Hoekstra, A.Y., and P.Q. Hung, 2005: “Globalisation of water resources: international virtual water flows in relation to crop trade.” Global Environmental Change, v. 15, no. 1, pp. 45-56, doi: 10.1016/j.gloenvcha.2004.06.004.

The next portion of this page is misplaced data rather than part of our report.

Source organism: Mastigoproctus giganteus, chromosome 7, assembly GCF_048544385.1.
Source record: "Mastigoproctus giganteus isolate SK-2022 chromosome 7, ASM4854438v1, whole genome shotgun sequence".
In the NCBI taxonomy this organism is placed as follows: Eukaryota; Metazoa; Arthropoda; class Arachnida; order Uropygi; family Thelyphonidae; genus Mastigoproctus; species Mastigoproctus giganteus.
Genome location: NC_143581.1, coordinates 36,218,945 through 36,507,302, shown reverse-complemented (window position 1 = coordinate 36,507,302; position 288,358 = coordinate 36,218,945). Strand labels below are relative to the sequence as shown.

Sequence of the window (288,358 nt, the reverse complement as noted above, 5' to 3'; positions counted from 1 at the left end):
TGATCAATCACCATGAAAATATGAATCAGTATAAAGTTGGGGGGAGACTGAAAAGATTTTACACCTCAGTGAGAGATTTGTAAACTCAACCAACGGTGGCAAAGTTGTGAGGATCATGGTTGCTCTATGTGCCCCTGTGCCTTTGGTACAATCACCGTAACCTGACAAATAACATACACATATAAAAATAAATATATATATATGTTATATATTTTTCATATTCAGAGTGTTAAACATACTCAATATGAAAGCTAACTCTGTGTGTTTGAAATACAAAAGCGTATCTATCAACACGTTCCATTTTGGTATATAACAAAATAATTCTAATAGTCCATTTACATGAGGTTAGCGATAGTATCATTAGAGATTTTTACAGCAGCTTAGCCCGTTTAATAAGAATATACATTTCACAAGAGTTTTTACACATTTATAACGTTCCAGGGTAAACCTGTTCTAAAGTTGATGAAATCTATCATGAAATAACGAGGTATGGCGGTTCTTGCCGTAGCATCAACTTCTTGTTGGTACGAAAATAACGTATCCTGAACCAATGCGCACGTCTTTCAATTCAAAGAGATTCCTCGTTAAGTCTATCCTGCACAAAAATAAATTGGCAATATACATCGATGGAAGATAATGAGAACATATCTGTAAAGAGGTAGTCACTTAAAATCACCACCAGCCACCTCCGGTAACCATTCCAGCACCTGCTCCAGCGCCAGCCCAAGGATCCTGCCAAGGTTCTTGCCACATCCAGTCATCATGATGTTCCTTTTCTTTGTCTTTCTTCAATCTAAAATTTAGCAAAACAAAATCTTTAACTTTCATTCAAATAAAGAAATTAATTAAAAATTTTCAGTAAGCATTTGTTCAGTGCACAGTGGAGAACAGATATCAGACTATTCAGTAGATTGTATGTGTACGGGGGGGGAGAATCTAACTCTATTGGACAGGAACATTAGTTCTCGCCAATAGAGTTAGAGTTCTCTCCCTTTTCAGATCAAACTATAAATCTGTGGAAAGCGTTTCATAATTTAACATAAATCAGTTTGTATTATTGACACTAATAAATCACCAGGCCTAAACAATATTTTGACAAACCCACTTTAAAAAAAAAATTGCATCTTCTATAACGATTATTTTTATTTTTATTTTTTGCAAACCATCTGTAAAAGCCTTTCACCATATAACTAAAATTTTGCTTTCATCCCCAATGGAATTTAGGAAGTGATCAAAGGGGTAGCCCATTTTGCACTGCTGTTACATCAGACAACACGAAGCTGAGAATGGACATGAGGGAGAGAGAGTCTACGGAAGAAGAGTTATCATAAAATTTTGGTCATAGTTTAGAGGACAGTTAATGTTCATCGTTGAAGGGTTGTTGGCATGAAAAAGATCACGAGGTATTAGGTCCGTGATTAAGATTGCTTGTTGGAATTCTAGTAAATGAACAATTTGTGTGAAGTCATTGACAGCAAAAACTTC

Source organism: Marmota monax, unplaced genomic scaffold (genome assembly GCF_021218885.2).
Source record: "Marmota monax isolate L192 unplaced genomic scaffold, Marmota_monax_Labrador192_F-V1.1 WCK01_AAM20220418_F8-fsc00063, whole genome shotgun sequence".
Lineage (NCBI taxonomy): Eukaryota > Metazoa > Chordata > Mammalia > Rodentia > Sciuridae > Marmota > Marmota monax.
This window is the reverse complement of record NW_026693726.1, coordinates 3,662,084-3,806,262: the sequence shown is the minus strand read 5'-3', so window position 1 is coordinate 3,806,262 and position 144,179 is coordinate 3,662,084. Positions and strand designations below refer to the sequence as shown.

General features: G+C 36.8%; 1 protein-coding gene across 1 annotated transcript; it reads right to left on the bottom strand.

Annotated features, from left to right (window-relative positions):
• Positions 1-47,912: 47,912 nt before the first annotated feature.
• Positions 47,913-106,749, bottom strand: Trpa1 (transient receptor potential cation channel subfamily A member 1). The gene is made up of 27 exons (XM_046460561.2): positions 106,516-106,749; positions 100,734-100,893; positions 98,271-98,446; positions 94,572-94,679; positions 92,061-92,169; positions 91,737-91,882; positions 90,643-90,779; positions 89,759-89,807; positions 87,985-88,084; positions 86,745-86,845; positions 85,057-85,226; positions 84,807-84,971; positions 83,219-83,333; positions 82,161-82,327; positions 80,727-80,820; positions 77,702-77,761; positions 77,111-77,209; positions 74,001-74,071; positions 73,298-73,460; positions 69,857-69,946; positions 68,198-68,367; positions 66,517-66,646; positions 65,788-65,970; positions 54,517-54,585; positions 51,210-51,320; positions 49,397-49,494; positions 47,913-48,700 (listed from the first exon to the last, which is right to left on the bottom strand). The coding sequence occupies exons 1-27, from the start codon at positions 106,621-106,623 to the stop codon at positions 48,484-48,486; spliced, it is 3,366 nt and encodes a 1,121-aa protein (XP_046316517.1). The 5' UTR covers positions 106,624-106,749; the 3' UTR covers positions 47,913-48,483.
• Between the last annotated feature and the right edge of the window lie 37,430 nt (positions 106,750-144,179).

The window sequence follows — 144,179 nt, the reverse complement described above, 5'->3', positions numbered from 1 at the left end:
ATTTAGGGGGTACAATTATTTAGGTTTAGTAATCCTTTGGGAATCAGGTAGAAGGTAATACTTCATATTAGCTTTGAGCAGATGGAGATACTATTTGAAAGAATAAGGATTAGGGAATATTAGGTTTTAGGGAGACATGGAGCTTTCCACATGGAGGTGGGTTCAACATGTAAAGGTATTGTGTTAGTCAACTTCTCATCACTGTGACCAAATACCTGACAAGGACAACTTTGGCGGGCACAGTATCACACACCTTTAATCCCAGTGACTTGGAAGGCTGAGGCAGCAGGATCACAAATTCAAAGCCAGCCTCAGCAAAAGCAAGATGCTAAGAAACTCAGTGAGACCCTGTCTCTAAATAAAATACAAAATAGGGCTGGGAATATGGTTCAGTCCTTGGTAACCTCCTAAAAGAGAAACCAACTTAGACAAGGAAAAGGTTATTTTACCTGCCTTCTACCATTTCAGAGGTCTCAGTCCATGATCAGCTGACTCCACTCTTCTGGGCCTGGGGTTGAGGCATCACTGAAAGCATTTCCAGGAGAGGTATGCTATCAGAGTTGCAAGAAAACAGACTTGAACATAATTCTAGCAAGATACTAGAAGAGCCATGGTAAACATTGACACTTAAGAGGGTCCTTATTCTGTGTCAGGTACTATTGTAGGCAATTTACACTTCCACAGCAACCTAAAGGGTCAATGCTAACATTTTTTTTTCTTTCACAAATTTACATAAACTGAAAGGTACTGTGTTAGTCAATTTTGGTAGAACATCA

The water that is used in the production process of a commodity is called the ‘virtual water’ contained in the commodity. International trade of commodities brings along international flows of virtual water. The objective of this paper is to quantify the volumes of virtual water flows between nations in the period 1995–1999 insofar related to international crop trade and to analyse national virtual water balances in relation to national water needs and water availability. The basic approach is to multiply international crop trade flows (ton yr−1) by their associated virtual water content (m3 ton-1). The calculations show that the global volume of crop-related international virtual water flows between nations was 695 Gm3 yr−1 in average over the period 1995–1999. For comparison: the total water use by crops in the world has been estimated at 5400 Gm3 yr−1. This means that 13% of the water used for crop production in the world is not used for domestic consumption but for export (in virtual form). This is a conservative estimate because only a limited number of crops - although the most important ones - have been taken into account and because crop products (such as cotton clothes) have been excluded from the study. The countries with the largest net virtual water export are United States, Canada, Thailand, Argentina and India. The largest net import appears to be in Japan, the Netherlands, the Republic of Korea, China and Indonesia.